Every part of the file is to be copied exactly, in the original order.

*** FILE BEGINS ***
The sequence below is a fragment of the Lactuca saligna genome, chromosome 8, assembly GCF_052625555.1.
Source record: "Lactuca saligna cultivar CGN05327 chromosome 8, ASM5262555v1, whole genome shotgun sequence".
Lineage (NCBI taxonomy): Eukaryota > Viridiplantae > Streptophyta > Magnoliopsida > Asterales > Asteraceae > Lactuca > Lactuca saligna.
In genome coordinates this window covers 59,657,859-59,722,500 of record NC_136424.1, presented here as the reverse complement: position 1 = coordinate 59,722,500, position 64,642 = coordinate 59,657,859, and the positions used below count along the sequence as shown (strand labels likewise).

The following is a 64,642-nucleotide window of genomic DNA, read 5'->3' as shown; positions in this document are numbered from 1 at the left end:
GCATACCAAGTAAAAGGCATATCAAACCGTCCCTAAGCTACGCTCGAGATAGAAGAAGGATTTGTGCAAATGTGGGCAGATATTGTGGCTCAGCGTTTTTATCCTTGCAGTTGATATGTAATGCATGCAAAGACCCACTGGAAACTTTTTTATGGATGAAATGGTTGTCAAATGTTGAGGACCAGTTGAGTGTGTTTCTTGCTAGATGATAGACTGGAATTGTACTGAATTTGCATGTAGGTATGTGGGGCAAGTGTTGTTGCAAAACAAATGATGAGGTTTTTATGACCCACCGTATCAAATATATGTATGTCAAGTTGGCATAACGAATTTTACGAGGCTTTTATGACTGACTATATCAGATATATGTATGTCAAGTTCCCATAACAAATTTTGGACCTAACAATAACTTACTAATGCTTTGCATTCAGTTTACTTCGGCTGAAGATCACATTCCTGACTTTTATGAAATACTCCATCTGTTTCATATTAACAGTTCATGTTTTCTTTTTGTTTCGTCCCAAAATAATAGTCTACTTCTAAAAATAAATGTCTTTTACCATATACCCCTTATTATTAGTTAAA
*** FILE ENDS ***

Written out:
The sequence below is a fragment of the Lactuca saligna genome, chromosome 8, assembly GCF_052625555.1.
Source record: "Lactuca saligna cultivar CGN05327 chromosome 8, ASM5262555v1, whole genome shotgun sequence".
Lineage (NCBI taxonomy): Eukaryota > Viridiplantae > Streptophyta > Magnoliopsida > Asterales > Asteraceae > Lactuca > Lactuca saligna.
In genome coordinates this window covers 59,657,859-59,722,500 of record NC_136424.1, presented here as the reverse complement: position 1 = coordinate 59,722,500, position 64,642 = coordinate 59,657,859, and the positions used below count along the sequence as shown (strand labels likewise).

The following is a 64,642-nucleotide window of genomic DNA, read 5'->3' as shown; positions in this document are numbered from 1 at the left end:
GCATACCAAGTAAAAGGCATATCAAACCGTCCCTAAGCTACGCTCGAGATAGAAGAAGGATTTGTGCAAATGTGGGCAGATATTGTGGCTCAGCGTTTTTATCCTTGCAGTTGATATGTAATGCATGCAAAGACCCACTGGAAACTTTTTTATGGATGAAATGGTTGTCAAATGTTGAGGACCAGTTGAGTGTGTTTCTTGCTAGATGATAGACTGGAATTGTACTGAATTTGCATGTAGGTATGTGGGGCAAGTGTTGTTGCAAAACAAATGATGAGGTTTTTATGACCCACCGTATCAAATATATGTATGTCAAGTTGGCATAACGAATTTTACGAGGCTTTTATGACTGACTATATCAGATATATGTATGTCAAGTTCCCATAACAAATTTTGGACCTAACAATAACTTACTAATGCTTTGCATTCAGTTTACTTCGGCTGAAGATCACATTCCTGACTTTTATGAAATACTCCATCTGTTTCATATTAACAGTTCATGTTTTCTTTTTGTTTCGTCCCAAAATAATAGTCTACTTCTAAAAATAAATGTCTTTTACCATATACCCCTTATTATTAGTTAAA